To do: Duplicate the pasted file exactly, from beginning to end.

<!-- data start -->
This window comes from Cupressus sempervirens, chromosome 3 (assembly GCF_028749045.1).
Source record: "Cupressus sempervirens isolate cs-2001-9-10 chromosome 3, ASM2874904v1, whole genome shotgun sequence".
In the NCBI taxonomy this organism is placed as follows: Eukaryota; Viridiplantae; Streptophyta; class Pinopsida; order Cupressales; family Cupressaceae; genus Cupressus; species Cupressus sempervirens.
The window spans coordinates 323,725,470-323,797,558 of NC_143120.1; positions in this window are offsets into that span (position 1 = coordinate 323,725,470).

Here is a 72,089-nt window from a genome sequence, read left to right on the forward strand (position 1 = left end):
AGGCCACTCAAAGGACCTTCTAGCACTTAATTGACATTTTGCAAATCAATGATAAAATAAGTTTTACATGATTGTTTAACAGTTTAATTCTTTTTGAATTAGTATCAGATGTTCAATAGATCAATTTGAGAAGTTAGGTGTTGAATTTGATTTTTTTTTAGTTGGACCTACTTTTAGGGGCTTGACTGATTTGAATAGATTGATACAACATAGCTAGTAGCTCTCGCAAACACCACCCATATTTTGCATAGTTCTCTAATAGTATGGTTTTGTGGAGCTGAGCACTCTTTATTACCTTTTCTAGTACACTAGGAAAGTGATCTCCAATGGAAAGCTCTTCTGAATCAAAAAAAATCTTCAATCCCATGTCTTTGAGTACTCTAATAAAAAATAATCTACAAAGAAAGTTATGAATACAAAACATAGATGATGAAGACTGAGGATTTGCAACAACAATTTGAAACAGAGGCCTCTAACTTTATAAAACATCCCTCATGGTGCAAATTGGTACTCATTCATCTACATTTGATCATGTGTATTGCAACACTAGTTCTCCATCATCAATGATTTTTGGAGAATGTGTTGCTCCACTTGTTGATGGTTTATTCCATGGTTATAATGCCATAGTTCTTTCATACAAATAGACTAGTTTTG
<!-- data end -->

This window comes from Cupressus sempervirens, chromosome 3 (assembly GCF_028749045.1).
Source record: "Cupressus sempervirens isolate cs-2001-9-10 chromosome 3, ASM2874904v1, whole genome shotgun sequence".
In the NCBI taxonomy this organism is placed as follows: Eukaryota; Viridiplantae; Streptophyta; class Pinopsida; order Cupressales; family Cupressaceae; genus Cupressus; species Cupressus sempervirens.
The window spans coordinates 323,725,470-323,797,558 of NC_143120.1; positions in this window are offsets into that span (position 1 = coordinate 323,725,470).

Here is a 72,089-nt window from a genome sequence, read left to right on the forward strand (position 1 = left end):
AGGCCACTCAAAGGACCTTCTAGCACTTAATTGACATTTTGCAAATCAATGATAAAATAAGTTTTACATGATTGTTTAACAGTTTAATTCTTTTTGAATTAGTATCAGATGTTCAATAGATCAATTTGAGAAGTTAGGTGTTGAATTTGATTTTTTTTTAGTTGGACCTACTTTTAGGGGCTTGACTGATTTGAATAGATTGATACAACATAGCTAGTAGCTCTCGCAAACACCACCCATATTTTGCATAGTTCTCTAATAGTATGGTTTTGTGGAGCTGAGCACTCTTTATTACCTTTTCTAGTACACTAGGAAAGTGATCTCCAATGGAAAGCTCTTCTGAATCAAAAAAAATCTTCAATCCCATGTCTTTGAGTACTCTAATAAAAAATAATCTACAAAGAAAGTTATGAATACAAAACATAGATGATGAAGACTGAGGATTTGCAACAACAATTTGAAACAGAGGCCTCTAACTTTATAAAACATCCCTCATGGTGCAAATTGGTACTCATTCATCTACATTTGATCATGTGTATTGCAACACTAGTTCTCCATCATCAATGATTTTTGGAGAATGTGTTGCTCCACTTGTTGATGGTTTATTCCATGGTTATAATGCCATAGTTCTTTCATACAAATAGACTAGTTTTG